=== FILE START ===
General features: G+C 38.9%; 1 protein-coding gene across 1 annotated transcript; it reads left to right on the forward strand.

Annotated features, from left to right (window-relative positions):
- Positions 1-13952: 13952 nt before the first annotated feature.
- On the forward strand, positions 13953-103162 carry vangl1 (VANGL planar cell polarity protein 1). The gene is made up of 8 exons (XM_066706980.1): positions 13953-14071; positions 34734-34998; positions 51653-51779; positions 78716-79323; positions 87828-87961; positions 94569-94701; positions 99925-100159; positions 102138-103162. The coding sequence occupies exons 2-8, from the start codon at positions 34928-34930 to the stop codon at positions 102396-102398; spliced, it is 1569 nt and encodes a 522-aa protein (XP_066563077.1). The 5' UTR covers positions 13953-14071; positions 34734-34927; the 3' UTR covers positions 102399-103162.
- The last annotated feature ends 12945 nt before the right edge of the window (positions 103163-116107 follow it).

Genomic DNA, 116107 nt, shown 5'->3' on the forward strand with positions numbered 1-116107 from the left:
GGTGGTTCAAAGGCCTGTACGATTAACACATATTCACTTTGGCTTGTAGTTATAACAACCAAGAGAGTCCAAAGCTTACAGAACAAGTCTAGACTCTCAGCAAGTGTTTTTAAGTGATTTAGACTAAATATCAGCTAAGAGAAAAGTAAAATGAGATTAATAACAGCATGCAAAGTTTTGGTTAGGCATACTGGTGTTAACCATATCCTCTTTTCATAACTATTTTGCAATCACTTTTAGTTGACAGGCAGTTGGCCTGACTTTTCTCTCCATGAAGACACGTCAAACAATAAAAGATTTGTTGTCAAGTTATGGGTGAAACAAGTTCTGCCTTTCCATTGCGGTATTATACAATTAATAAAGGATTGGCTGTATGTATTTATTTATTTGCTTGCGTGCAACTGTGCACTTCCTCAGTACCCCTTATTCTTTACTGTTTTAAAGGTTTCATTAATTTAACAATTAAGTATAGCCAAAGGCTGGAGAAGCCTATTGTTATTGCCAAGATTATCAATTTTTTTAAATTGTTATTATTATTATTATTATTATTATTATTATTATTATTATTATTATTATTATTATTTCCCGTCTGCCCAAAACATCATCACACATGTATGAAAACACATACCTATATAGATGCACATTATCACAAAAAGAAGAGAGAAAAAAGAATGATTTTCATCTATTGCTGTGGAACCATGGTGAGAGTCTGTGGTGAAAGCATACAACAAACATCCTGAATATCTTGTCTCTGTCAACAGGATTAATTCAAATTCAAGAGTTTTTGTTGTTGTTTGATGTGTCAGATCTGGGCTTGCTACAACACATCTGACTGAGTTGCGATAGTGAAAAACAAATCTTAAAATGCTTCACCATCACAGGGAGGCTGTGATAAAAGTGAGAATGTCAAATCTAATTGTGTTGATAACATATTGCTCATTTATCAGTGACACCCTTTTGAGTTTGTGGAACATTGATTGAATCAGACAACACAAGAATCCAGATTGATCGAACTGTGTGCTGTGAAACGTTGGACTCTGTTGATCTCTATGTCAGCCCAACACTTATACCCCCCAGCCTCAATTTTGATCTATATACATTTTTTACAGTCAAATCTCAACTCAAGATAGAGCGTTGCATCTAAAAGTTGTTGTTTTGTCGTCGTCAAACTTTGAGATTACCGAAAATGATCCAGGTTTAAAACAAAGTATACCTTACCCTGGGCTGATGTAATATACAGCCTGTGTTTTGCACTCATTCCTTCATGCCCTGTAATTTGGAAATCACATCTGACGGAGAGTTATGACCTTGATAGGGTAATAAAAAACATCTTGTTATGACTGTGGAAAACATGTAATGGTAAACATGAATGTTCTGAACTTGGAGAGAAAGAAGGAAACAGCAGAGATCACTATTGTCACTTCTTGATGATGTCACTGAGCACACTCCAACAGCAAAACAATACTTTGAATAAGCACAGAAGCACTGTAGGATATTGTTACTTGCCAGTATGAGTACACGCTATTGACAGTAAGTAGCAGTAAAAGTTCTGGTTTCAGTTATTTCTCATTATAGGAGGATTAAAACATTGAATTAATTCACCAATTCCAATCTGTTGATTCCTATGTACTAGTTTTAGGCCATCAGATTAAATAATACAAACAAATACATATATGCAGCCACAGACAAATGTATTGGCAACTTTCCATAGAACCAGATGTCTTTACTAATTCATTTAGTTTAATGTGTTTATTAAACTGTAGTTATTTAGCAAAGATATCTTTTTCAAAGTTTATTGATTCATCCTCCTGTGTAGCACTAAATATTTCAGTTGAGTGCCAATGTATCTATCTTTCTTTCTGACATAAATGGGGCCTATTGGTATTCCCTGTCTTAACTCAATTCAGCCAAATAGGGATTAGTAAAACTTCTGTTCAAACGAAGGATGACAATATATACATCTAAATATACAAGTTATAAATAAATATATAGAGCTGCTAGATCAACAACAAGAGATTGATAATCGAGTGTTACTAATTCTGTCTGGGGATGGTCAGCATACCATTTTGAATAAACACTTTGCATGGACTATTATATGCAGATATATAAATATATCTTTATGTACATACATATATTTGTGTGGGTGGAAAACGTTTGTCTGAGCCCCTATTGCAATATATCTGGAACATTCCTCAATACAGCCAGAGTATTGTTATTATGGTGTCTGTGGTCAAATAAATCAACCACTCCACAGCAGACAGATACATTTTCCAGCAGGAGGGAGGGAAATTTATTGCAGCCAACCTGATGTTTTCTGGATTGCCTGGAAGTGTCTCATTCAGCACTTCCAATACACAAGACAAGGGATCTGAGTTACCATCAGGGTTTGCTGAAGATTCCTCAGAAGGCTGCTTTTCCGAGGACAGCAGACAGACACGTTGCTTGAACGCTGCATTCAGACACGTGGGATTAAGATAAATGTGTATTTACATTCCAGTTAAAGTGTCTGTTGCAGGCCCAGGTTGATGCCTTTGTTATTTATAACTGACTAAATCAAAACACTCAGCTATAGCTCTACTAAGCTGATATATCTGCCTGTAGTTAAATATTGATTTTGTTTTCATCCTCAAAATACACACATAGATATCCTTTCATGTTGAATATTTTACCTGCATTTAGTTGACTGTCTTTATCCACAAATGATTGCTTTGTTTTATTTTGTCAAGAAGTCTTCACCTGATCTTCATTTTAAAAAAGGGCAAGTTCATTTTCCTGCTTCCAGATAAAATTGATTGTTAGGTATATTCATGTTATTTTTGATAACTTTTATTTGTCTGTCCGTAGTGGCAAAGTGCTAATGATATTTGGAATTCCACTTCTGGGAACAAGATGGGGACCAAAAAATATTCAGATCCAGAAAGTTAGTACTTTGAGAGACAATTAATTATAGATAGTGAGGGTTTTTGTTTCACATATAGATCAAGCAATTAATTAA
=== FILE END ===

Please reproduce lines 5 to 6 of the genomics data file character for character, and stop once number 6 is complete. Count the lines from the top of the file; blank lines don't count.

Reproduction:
- The last annotated feature ends 12945 nt before the right edge of the window (positions 103163-116107 follow it).

Genomic DNA, 116107 nt, shown 5'->3' on the forward strand with positions numbered 1-116107 from the left: